The viola’s were looking droopy, the pansies’s flowers were folded and bent but the marigolds stood straight and tall. I wished I’d just bought all marigolds. I shifted the plants in the trays then looked at the sun’s position, estimated what area of the driveway would be sunniest longest then moved the trays accordingly. A couple of the trays had three rows of flowers. I was concerned the flowers in the middle row wouldn’t receive as much sun so I pulled each of these out and placed them individually on the cement.
As I began to pull these small plastic pots out I noticed how dirty the outside of each pot had gotten. Repotting the flowers hadn’t been easy and with the cold and rain I’d been in a hurry to get the job done. Now, as I looked upon the gold, orange, yellow, violet blue flowers spaced randomly on the driveway, basking in the sun, I thought about the women who would be receiving the flowers today and reflected that none would want to have to carry a dirty pot around. I then went back into the garage and picked up one of our old spare towels we use as rags, took it into the kitchen and placed it in the sink and soaked it with hot water. I rang out the excess water then went back to the flowers.
Picking the first pot up I carefully wiped the dirt from each side and the bottom. It brought back some memories of wiping the faces of my children with a wash rag after they had eaten. I smiled and paused for a moment, basking in the reflection. Then, looking closer at each plant more closely, I noticed a few yellowing or bug bitten leaves which I pulled from the stems. I went through this same process for each potted flower, picking it up and gently wiping the dirt, pulling any yellowing leaves or dead flowers, and making each one as presentable as I could.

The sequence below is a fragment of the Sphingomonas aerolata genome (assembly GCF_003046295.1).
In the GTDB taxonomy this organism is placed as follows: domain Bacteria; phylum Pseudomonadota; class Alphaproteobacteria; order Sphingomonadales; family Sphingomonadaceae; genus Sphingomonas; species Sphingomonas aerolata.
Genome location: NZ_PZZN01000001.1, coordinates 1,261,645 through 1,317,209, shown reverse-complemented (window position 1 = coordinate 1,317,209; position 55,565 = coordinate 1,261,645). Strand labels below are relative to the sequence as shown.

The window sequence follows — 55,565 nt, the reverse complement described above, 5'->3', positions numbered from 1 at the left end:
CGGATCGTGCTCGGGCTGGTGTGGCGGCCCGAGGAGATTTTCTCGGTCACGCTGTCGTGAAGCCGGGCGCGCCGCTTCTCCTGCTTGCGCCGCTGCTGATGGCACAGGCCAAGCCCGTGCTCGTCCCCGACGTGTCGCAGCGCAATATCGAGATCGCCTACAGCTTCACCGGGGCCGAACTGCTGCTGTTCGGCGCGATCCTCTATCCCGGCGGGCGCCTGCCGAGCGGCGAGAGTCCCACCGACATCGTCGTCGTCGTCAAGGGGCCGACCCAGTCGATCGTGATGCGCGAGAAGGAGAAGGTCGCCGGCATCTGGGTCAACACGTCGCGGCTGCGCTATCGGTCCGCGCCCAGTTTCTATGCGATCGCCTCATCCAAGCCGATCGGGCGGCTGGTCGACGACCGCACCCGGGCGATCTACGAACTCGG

As I did so I began to think of the significance of giving a flower on Mother’s Day. A flower or plant doesn’t need constant watching over and care but it does need help in order to survive. It needs planted in good fertilized soil, in an area that will receive the amount of sunlight and water it needs to survive. It occasionally will need dead flowers and leaves plucked and weeded.
Strangely, as I worked, I became filled with compassion, not only toward the care of these flowers but also to the women who would be receiving them. I didn’t want any woman in the Ward to feel they received an inferior plant. The flowers are different, some in full bloom, some need some time and patience for the plant to come to full flower. They are different colors and have varied needs. Some have lots of room for roots to take hold while others in the smaller pots are in an area that seems limiting. I even changed one of the pots I noticed had a crack. I didn’t want a sister in the ward to feel they were undeserving or had to settle for an inferior gift.
I was pleased the flowers were still alive and looking good after the day some were repotted, even though I’d been a little rough on some of them. I remembered that today, I am alive and looking pretty good, even after life had been a little rough lately. Today, I learned from a flower, about Heavenly Fathers tenderness and compassion for each of us, especially His daughters. I think these flowers might just be a great tribute.